Intel's Optane memory may not be compatible with Kaby Lake Pentium or Celeron CPUs

William Gayde

Posts: 375   +5
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Intel's new Optane memory promises to help speed up traditional hard drives to near SSD speeds, but it won't be compatible with lower-end Kaby Lake processors. According to the official product requirements page, Optane only works with 7th generation Core i3, i5, and i7 CPUs. This is surprising since Optane is partly aimed at the budget conscious consumers who want SSD-like speeds without the high cost associated with SSDs.

Optane works by creating a bridge between fast DRAM and high capacity spinning hard drives which results in faster boot times, game launch times, and a generally more responsive system. It was positioned as a huge speed increase for low-end systems, but it turns out you'll need a new and relatively high end system to use the technology.

The cheapest compatible CPU is the Core i3-7100 which costs around $120. Compared to an unsupported Pentium G4620 build with a 480GB SSD, upgrading to a barebones Optane setup costs nearly the same amount. The i3 is slightly faster and the 16GB Optane module paired with a 1TB HDD would give a larger capacity of high speed storage, but this is still a hard sell for Intel to make.

Intel's decision to only allow Core series processors is a bit counter intuitive. As the platform becomes more mature though, we'll see if the caching software and performance boost is enough to entice the next generation of budget PC builders. Of course, this could just be a marketing error on Intel's part and in that case, everyone would be happy.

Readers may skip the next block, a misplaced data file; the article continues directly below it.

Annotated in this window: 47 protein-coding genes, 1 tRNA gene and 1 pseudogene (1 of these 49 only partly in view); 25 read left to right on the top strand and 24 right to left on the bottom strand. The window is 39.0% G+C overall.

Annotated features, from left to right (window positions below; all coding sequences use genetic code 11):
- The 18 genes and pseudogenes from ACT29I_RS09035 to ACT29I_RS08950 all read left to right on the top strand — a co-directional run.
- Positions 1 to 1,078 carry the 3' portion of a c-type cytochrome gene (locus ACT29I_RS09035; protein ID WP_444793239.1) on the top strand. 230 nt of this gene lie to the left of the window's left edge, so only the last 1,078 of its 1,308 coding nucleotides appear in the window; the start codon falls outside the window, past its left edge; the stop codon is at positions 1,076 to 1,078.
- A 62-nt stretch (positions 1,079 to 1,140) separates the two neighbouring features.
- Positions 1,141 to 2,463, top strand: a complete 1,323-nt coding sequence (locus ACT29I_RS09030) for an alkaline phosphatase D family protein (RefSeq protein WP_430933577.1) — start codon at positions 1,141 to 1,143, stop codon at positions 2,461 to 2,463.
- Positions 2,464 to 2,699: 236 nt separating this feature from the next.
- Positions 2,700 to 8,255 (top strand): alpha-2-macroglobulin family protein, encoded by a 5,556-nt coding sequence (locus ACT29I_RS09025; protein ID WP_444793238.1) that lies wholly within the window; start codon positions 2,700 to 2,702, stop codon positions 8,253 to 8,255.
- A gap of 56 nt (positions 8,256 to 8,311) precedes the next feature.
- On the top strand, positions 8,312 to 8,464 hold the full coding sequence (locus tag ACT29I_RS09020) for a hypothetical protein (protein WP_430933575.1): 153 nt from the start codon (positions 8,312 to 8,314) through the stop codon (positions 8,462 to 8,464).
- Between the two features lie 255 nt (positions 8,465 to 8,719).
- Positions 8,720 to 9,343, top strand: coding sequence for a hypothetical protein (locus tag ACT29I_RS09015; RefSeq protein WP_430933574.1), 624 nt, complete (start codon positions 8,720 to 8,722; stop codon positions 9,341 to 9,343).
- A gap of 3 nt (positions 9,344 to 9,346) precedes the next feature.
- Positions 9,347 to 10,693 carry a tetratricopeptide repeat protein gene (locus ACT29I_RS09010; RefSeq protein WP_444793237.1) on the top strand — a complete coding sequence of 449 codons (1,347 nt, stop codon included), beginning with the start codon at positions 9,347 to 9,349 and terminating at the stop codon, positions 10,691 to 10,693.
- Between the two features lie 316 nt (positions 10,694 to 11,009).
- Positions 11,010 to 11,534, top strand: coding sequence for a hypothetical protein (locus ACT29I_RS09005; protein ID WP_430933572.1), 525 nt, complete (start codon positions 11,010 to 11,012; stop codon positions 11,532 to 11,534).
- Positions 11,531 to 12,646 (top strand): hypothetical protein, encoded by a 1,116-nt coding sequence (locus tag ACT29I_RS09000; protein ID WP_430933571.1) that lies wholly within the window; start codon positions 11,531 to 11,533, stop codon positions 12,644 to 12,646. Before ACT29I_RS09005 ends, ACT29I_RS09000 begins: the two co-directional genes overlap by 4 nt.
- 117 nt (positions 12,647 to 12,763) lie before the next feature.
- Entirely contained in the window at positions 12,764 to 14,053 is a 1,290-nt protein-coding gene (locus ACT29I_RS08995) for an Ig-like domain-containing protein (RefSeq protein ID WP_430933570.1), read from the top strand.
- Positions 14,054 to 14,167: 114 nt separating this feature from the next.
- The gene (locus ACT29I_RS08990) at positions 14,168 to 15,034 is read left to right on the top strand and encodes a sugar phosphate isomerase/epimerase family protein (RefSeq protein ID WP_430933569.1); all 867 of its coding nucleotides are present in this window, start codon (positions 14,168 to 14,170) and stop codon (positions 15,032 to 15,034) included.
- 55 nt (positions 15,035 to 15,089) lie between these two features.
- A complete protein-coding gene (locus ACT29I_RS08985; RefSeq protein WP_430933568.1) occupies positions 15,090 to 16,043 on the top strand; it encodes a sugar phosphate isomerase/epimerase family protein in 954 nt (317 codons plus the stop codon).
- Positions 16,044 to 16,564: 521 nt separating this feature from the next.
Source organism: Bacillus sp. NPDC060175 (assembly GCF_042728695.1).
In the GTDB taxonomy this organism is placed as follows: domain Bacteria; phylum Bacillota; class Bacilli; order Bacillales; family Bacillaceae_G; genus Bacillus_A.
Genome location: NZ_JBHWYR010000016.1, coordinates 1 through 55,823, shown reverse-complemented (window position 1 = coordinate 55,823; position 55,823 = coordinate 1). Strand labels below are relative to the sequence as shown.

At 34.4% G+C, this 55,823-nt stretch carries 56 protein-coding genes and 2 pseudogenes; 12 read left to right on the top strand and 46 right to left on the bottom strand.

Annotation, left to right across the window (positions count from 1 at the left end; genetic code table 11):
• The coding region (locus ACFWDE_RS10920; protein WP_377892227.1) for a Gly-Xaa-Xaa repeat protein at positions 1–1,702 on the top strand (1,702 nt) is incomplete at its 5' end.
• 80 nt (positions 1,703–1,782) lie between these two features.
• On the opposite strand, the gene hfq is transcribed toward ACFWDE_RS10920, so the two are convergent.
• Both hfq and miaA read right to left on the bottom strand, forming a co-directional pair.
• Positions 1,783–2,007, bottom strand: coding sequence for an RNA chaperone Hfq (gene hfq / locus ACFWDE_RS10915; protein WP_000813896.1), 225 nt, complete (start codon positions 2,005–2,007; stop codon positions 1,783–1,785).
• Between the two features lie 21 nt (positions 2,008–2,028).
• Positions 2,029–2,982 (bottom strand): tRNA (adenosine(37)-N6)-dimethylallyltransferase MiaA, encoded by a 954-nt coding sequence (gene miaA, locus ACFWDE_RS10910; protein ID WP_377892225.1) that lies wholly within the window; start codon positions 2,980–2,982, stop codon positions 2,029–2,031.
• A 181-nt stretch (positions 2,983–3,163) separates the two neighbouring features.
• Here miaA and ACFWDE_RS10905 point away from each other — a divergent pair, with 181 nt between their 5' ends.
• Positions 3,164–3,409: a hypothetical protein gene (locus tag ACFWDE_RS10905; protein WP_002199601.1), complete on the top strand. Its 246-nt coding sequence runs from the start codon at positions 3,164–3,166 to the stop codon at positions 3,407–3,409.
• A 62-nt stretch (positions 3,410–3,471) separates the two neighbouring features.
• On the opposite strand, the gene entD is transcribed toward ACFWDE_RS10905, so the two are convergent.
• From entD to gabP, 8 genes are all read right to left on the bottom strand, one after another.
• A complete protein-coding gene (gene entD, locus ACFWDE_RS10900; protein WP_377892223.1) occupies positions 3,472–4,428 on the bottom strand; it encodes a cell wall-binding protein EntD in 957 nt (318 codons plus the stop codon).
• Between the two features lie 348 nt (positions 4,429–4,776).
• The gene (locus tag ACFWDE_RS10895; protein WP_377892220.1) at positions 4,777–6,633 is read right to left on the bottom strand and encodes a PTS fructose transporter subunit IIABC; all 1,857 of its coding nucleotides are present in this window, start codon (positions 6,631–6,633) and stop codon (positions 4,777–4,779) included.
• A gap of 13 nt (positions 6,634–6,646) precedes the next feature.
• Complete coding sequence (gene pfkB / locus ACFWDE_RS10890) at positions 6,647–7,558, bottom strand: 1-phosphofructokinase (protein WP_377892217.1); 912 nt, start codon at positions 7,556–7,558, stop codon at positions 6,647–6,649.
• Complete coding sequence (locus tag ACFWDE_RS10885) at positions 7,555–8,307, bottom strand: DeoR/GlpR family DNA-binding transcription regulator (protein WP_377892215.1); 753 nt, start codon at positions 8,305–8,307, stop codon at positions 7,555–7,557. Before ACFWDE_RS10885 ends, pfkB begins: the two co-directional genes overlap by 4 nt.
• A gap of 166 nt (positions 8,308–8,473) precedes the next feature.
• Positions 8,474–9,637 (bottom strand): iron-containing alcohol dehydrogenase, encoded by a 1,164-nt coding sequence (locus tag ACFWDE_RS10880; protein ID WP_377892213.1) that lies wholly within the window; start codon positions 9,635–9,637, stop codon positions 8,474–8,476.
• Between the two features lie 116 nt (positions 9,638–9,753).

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With all of the "exclusive" stuff I've been hearing with Intel, I wouldn't be surprised if this limitation was software, and not hardware based.
Nothing new here. Intel's said from the start that Optane will require a 7th Gen I-series processor.

Celeron and Pentium processors have never has RST(Rapid Storage Technology) which is required to manage the cache.
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With all of the "exclusive" stuff I've been hearing with Intel, I wouldn't be surprised if this limitation was software, and not hardware based.
It's hardware. Intel has a firmware feature called RST that's used to manage data between drives without needing the CPU to spend tons of performance managing it.

Celeron and Pentium CPUs don't have the hardware bits that interface with the RST firmware on your motherboard.
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General Sam

Posts: 63   +14
SSDs are expensive? £90 for a 250GB too much?? (

I don't see the need for this Intel product unless it costs £10 or something which I'm doubting it will. If you need SSD speeds, surely you should be investing in one?


Posts: 65   +7
LOL! but people are complaining about ryzen 1800x. this is the blunder that intel is known for. RUSHING!!!